He loved her hair.

Even from their first meeting, he'd thought it was wonderful—so long, so much of it, and so—so—burnished. Yes, that was the American word for it. Burnished. Shining in the light, lovely and kept under stern control…for a woman like Mees Marsch never let a nonsensical thing like hair get in her way. Ach, how he wanted to see it loose, long and free of any pins or ties, falling about her shoulders and warm in the lighting of the fire…how he'd thought, time and again, of what it would feel like in his hands…

But then he would blush, and stop, and become ashamed of himself, and remind himself that Jo—his Jo—was young and had so much life before her, while he was, surely, decrepit by her standards.

And then he'd lay his forehead in one hand, and sigh. Forty had never seemed so old.

"Ach, Jo," he'd murmur, so that only the pile of half-darned socks could hear him. "Thou do not know—thou do not know what thou do to old Fritz."

This would last for a little while—a few minutes, sometimes, occasionally a few hours, once a few days—but before long he'd be back where he started, thoughts wandering to Mees Marsch and the softness that sometimes came into her eyes, and the affectionate way she had of making him feel like he was her dearest friend…and her hair. Always her hair. He had the fascination with it.

There were so many things he wanted to do with it, so many forbidden joys denied him—he wanted to come up behind her while she was busy with something—hard at a book, as the Americans said—and let it loose…he wanted to gather it all into one hand and lift it, exposing the back of her neck…he wanted to sit with her and brush it until it crackled—for it, like her, was full of the life and spirit.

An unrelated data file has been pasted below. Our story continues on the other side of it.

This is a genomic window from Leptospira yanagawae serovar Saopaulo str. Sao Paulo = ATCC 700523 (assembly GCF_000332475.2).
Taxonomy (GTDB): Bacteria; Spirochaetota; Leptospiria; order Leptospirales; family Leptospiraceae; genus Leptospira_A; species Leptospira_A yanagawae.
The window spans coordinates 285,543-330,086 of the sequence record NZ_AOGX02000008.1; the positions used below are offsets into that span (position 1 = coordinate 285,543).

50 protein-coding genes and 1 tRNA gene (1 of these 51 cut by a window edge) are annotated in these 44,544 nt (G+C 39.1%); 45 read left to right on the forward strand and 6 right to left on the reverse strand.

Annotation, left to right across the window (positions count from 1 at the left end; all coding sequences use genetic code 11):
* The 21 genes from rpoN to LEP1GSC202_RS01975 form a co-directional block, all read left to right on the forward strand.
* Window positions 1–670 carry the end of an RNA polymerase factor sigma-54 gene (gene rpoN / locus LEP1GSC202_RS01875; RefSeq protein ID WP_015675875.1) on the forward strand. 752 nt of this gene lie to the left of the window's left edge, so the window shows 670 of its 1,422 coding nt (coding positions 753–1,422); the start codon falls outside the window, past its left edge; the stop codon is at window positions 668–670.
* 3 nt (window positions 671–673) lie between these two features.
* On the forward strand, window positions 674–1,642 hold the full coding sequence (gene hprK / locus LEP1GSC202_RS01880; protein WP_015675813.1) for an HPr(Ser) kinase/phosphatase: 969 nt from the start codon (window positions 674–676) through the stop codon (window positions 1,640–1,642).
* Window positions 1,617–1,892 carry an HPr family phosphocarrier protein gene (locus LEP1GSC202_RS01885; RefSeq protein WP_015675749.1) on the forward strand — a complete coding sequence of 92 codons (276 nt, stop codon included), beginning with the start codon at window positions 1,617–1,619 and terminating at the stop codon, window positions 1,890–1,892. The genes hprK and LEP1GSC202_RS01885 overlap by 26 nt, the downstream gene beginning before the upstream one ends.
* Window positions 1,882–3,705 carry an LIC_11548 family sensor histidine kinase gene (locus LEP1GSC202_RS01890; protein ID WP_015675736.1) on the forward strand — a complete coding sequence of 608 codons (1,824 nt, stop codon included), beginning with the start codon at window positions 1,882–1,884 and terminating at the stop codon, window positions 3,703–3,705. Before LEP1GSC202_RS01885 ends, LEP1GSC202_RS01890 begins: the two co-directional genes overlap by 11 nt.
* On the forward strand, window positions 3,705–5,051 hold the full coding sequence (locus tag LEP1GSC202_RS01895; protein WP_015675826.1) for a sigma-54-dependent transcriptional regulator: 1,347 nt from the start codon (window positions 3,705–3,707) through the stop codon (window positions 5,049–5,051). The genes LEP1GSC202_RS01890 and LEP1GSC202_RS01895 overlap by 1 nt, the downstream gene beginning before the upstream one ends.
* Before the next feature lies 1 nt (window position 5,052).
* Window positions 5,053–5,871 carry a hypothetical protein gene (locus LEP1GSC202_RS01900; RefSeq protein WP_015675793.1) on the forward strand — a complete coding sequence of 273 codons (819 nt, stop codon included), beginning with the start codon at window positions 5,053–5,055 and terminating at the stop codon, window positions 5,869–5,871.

But what he wanted most of all, his most treasured and yet despised fantasy, was for it to fall like a curtain around him when they—

At this point, Friedrich Bhaer would color again, deeper than ever, and start, disgusted with himself.

"It is not good, what I am thinking," he'd tell himself, brow furrowed sternly. "This dream, it is dangerous…"

It was something other than dangerous, something which shamed him to say—so he wouldn't, he'd only shake his head and wonder, in the back of his mind, if perhaps the next day would be very windy and the breeze would do what he never would.

And he was always ashamed of himself for hoping so.